Europe’s elevated beauty takes more than just a quick overnight stay to explore, there are simply too many amazing places to be discovered! And that’s where hut to hut hiking comes into the picture.
What is Hut to Hut Hiking
Day-long hikes are great, but if you really want to get away from it all then we cannot recommend a hut to hut hiking trip enough. Hut to hut hikes are quite an alien concept to most of us. But if you give them a chance, you will discover there is nothing quite like it. Mountain huts are dotted across the Pyrenees, Alps and the Dolomites and offer you the opportunity to take on long point to point hikes across several days. The huts really range in comfort. Some are like a good bed and breakfast offering twin rooms and hot showers while others are a lot more basic with large communal sleeping areas.
The idea is to plot a route that brings you from one hut to the next.
1. The Outsider Hut to Hut Hiking Trip
Where: The Dolomites, Italy
Duration: 7 days
When: 16 June 2018
The Dolomites with their imposing features are very different to the Alps. And I would urge everyone who hasn’t been to go, they are out of this world. And if the scenery doesn’t sway you alone, then I may also add that the food is sensational.
Kicking off in June, just as the snow has melted and temperatures begin to rise, the Outsider Hut to Hut trip is always a hoot. Offering seven days of mind-blowing hikes, the trip is strenuous but not too tough. After a full day outdoors, you return to a different hut each night. Steaming bowls of homemade pasta are served up in cosy surroundings, more often than not followed by a nightcap and sing-song around the open fire. It’s a hoot!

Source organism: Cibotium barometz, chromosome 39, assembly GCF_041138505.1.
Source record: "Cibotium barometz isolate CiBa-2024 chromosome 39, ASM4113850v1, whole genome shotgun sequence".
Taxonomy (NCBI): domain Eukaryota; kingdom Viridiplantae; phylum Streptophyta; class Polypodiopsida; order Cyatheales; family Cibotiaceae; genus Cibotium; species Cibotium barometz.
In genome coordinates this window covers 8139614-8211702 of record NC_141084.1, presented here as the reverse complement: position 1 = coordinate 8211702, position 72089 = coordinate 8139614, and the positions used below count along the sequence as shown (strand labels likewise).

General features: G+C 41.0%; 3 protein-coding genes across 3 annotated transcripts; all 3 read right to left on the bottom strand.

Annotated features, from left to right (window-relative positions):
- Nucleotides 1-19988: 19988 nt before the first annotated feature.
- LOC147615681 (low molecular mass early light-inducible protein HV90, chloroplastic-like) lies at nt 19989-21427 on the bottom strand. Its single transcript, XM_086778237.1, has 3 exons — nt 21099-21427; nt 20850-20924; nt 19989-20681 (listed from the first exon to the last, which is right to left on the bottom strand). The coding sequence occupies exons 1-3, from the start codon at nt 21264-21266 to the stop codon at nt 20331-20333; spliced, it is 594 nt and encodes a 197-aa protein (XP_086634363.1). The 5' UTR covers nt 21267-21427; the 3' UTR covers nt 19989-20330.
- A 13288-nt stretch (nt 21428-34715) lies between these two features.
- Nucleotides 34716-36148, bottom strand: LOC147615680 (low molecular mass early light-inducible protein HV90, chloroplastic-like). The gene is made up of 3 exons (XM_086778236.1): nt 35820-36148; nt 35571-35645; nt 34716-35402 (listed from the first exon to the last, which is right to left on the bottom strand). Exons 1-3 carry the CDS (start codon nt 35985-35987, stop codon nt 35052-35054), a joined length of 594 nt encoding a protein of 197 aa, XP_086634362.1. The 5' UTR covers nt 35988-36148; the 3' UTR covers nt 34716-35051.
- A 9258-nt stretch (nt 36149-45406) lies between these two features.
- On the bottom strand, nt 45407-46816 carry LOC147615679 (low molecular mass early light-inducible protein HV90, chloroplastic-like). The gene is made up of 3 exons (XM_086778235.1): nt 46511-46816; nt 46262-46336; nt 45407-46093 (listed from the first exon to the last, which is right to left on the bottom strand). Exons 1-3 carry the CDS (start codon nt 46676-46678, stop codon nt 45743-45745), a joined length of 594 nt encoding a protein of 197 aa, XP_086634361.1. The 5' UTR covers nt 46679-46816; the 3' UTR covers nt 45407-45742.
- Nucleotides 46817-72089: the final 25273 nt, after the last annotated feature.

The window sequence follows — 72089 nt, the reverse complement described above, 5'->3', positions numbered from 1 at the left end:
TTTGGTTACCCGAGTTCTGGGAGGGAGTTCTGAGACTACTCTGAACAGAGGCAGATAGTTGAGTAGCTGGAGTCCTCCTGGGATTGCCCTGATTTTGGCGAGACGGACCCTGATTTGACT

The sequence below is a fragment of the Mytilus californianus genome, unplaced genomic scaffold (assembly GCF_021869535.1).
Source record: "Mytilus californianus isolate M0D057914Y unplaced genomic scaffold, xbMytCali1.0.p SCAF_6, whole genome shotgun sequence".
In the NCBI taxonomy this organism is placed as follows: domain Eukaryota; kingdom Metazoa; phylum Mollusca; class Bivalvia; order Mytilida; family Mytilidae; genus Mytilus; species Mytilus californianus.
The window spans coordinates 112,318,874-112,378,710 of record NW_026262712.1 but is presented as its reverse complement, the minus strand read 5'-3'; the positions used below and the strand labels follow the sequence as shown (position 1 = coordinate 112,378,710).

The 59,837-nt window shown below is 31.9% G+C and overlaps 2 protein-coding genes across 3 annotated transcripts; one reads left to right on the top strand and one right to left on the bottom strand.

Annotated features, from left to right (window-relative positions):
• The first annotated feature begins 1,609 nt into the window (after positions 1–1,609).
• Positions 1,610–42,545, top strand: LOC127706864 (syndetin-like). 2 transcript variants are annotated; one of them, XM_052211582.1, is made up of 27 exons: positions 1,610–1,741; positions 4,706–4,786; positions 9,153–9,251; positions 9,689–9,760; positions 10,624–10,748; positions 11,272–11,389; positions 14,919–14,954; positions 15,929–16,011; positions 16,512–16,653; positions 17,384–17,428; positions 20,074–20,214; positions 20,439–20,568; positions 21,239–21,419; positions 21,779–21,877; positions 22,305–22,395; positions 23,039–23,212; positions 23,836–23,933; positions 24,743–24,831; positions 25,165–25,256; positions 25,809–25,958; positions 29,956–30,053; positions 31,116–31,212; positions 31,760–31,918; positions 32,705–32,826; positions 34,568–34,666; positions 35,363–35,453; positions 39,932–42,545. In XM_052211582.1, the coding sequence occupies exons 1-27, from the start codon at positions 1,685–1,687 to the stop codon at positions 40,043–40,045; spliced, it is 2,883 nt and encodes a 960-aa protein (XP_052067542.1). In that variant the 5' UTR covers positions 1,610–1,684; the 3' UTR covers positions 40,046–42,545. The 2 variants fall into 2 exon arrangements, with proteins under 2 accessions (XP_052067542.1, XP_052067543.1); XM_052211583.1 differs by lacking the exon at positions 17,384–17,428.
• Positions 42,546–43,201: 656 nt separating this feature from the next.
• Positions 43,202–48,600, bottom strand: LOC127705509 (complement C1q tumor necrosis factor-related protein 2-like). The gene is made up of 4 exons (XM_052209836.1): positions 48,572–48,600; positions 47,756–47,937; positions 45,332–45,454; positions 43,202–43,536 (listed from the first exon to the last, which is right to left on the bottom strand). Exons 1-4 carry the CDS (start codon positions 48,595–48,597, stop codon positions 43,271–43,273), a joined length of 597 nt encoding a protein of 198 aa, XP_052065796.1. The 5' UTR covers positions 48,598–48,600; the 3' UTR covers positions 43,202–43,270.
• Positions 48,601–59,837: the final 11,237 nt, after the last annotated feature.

Cost: €999pps which includes return flights from Dublin, two nights half-board in a three-star hotel at the start and end of the trip, five nights half-board in mountain huts and all transport (including cable cars at various points on the trek).
2. The Eagle Walk, Austria
Where: Tirol, Austria
Duration: 33 Days (413km)
When: May to September
This is Sound of Music territory and believe us, it is even more impressive in real life than it is on the big screen. And if you really want to squeeze every single drop out of this incredible place then there are few better ways to do so than taking on the incredible Eagle Walk. Stretching across the entire Tirol region, the route takes in a total of 413km kilometres. Completed in its entirely, it isn’t exactly for the faint-hearted. Although you can take it as slow as you like, as long as you plan your distances from hut to hut accordingly. This is a route that you should try not to speed through but rather take the time to enjoy the lakes, waterfalls, ancient villages and Alpine meadows along the way. Another option is to take on particular stages of the route.
Either way, you will have the pleasure of bedding down in one of the many traditional Austrian huts along the way where you will no doubt gorge yourselves on Apple Strudel and other Tirolean delights.
More info: Tirol Austria
3. The Haute Route, France
Where: Chamonix to Zermatt
Duration: 11 Days
When: Mid June to Mid September
The Haute Route needs little introduction. It is the ultimate point to point trekking route in Europe. Leading hikers all the way from Mont Blanc to the Matterhorn, there are few views in the world that compare to those along this route.